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I grew up on the south shore of Long Island close to Jones Beach. On hot summer days like these, we spent so much time in the ocean that at night in bed after a day's swim, I could feel the push and pull of the waves still working on my body. But today, if I close my eyes and think of home its the marshes I see - that middle space of earth and water between the ocean and solid ground. I remember golden cattails reflected in the water, the smell of salt on the edge of the pond and the cushion of mud between my toes as I searched for the red winged blackbirds perched on the sea grasses.
This week I finished reading the highly recommended Where the Crawdad's Sing (Delia Owens). It is a finely crafted story about a young woman who calls the marshes of North Carolina her home. The heroine, Kya, collects bird's nests, feathers, shells, and mushrooms. She studies clouds, knows the tides, paints the grasses, feeds the gulls. Its a love story between the marsh and Kya. It is poetry and mystery and awe and I was captivated.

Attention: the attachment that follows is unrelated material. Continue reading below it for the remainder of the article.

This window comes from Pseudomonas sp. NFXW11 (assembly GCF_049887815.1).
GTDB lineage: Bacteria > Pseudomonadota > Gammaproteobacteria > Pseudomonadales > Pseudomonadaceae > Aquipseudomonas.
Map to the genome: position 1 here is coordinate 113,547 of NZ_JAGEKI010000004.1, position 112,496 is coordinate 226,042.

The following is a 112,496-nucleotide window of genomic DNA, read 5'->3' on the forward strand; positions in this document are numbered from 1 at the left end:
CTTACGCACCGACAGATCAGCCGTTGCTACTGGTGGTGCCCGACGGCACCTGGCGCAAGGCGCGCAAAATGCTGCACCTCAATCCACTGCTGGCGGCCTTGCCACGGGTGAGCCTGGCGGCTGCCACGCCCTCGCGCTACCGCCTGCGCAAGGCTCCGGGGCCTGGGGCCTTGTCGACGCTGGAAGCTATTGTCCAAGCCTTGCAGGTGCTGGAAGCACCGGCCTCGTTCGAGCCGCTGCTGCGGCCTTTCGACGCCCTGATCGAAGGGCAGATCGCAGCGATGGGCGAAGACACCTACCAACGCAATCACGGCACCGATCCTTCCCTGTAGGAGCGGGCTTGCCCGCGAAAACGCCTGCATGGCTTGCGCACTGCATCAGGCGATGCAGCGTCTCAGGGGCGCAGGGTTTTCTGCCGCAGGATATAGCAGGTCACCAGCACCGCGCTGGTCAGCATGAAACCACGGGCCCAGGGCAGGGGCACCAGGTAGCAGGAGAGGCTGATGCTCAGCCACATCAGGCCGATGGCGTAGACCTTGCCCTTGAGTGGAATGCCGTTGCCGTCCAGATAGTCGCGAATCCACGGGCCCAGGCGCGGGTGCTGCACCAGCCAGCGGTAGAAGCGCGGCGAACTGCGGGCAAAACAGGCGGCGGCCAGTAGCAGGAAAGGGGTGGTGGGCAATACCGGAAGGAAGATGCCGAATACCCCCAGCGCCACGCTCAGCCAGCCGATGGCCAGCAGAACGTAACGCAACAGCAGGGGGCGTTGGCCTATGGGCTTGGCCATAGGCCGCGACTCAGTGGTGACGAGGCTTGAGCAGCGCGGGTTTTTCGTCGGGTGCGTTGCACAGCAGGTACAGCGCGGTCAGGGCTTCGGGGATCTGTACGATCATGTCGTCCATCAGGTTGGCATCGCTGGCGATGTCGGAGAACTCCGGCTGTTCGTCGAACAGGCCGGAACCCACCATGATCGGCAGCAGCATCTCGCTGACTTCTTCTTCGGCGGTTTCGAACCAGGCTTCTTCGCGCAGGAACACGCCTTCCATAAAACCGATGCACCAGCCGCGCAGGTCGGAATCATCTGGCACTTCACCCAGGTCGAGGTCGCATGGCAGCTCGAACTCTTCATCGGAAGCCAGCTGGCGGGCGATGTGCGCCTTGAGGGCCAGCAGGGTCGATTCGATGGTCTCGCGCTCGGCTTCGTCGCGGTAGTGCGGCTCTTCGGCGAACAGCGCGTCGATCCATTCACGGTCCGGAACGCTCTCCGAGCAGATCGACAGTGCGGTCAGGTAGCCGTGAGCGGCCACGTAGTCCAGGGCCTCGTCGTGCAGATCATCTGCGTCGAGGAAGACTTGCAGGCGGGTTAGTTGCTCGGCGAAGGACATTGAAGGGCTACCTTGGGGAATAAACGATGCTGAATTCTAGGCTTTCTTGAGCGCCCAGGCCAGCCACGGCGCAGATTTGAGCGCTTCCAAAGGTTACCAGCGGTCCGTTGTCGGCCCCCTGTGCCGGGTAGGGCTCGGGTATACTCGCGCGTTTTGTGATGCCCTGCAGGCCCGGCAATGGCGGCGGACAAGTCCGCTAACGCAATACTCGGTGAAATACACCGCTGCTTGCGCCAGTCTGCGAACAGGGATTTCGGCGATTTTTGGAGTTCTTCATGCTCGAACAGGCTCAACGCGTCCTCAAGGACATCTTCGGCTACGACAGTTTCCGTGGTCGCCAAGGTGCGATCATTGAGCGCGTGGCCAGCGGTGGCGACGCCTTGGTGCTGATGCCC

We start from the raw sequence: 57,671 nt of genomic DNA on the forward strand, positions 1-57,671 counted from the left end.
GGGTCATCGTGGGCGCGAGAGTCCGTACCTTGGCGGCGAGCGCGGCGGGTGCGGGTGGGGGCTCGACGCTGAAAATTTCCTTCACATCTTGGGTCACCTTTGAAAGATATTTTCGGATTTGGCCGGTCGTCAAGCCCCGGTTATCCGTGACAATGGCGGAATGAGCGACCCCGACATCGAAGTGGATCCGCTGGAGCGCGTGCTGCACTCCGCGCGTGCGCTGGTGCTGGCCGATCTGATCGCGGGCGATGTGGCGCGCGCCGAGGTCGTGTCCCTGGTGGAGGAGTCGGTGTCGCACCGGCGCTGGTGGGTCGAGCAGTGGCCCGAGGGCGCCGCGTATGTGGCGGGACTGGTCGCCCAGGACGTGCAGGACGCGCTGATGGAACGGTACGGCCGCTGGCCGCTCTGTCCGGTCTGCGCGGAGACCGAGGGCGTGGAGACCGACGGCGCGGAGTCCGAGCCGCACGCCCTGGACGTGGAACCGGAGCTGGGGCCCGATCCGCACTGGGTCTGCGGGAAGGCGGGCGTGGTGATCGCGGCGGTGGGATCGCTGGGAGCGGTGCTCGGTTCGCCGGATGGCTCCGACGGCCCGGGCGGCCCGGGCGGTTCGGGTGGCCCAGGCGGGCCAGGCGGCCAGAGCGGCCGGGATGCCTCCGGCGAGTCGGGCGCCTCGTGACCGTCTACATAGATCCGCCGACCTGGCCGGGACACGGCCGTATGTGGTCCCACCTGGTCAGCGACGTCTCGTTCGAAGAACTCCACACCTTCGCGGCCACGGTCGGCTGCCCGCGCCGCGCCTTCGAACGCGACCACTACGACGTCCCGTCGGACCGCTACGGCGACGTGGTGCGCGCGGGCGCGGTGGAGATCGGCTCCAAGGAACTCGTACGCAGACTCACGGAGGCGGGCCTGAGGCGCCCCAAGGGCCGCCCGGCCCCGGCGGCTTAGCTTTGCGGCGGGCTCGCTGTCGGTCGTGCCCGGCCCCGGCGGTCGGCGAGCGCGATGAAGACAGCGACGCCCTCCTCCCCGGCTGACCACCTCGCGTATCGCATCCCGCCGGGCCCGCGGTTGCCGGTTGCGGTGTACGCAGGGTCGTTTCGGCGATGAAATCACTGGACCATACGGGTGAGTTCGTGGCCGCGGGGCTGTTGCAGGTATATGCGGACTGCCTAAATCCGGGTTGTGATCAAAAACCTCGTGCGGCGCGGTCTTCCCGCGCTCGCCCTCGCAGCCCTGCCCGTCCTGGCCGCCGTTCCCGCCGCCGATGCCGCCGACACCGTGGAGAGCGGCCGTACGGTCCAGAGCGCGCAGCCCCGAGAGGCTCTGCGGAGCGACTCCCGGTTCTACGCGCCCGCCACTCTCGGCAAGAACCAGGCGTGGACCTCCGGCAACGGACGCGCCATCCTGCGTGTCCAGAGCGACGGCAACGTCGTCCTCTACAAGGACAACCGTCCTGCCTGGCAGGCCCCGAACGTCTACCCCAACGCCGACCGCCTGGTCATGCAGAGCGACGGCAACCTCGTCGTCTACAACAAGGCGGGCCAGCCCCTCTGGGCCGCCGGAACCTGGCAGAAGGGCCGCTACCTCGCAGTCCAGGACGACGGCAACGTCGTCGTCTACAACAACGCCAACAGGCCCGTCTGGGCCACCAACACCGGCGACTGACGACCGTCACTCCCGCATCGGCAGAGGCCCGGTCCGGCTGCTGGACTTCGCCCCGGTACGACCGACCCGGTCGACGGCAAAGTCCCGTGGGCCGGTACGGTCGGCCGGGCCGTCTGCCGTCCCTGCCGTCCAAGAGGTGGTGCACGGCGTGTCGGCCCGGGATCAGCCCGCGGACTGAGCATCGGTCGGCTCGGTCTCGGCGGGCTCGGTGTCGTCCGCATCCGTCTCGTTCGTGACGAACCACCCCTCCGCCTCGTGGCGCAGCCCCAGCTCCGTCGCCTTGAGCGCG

My muse Mary Oliver says in her poem, My Work is Loving the World, our work is standing still and learning to be astonished. How, I ask myself and you, do I learn to be astonished?
It was easy for me to be at home on this earth when I was a child. As a seventy year old woman my work is to learn to be at home again, but this time with the maturity to give this world the amazement and astonishment it deserves. I take a clue from Kya, who studied the marsh and came to know it intimately and learned to love it.
My Work is Loving the World by Mary Oliver
My work is loving the world.
Here the sunflowers, there the hummingbird -
equal seekers of sweetness.
Here the quickening yeast; there the blue plums.
Here the clam deep in the speckled sand.
Are my boots old? Is my coat torn?
Am I no longer young and still not half-perfect? Let me
keep my mind on what matters,
which is my work,
which is mostly standing still and learning to be astonished.
The phoebe, the delphinium.
The sheep in the pasture, and the pasture.
Which is mostly rejoicing, since all ingredients are here,
Which is gratitude, to be given a mind and a heart
and these body-clothes,
a mouth with which to give shouts of joy
to the moth and the wren, to the sleepy dug-up clam,
telling them all, over and over, how it is
that we live forever.
I welcome your thoughts on learning to be astonished.
Best to you, Judy
The sky is not your limit. Your mind is.
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